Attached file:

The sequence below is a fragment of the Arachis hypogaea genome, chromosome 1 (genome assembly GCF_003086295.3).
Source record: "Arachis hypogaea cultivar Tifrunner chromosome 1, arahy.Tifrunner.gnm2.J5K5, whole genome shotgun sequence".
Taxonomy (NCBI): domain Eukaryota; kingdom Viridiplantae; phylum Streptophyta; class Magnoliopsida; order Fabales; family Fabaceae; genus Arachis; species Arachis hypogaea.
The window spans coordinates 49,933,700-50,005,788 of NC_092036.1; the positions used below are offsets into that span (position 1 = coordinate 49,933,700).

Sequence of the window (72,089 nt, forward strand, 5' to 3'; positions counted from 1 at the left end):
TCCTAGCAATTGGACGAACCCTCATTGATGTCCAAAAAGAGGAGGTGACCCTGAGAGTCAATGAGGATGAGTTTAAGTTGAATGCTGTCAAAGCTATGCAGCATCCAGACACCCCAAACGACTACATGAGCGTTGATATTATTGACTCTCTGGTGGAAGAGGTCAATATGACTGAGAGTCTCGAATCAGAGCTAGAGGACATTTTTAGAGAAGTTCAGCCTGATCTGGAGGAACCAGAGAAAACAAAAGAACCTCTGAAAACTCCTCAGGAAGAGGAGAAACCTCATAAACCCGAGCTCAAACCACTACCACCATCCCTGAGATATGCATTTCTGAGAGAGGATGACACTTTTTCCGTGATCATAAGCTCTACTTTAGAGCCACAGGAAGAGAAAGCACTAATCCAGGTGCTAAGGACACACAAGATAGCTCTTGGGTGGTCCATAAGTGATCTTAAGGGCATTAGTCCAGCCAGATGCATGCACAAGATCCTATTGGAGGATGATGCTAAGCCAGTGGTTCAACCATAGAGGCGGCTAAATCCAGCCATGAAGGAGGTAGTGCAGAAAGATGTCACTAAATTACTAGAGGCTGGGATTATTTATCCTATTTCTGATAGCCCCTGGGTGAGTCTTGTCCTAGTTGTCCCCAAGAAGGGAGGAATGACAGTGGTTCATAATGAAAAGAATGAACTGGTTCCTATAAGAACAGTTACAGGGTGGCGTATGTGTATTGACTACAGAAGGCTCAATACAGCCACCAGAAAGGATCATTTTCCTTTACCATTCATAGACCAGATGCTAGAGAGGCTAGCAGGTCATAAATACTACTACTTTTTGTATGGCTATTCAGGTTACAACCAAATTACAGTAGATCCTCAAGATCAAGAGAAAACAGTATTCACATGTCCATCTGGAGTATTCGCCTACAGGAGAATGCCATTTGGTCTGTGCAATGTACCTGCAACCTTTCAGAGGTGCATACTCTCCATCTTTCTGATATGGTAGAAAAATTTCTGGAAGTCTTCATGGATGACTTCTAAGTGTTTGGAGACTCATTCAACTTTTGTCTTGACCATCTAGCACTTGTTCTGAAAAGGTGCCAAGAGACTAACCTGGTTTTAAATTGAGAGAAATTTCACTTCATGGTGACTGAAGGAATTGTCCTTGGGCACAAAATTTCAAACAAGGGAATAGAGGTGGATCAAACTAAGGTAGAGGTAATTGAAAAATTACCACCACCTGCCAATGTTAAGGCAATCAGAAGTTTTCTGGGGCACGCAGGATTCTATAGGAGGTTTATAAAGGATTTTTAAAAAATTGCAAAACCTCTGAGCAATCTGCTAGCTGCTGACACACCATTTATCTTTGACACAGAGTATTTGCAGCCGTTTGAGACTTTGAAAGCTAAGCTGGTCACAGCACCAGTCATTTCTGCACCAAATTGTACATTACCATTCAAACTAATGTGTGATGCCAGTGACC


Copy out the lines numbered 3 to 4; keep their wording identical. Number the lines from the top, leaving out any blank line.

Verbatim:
Taxonomy (NCBI): domain Eukaryota; kingdom Viridiplantae; phylum Streptophyta; class Magnoliopsida; order Fabales; family Fabaceae; genus Arachis; species Arachis hypogaea.
The window spans coordinates 49,933,700-50,005,788 of NC_092036.1; the positions used below are offsets into that span (position 1 = coordinate 49,933,700).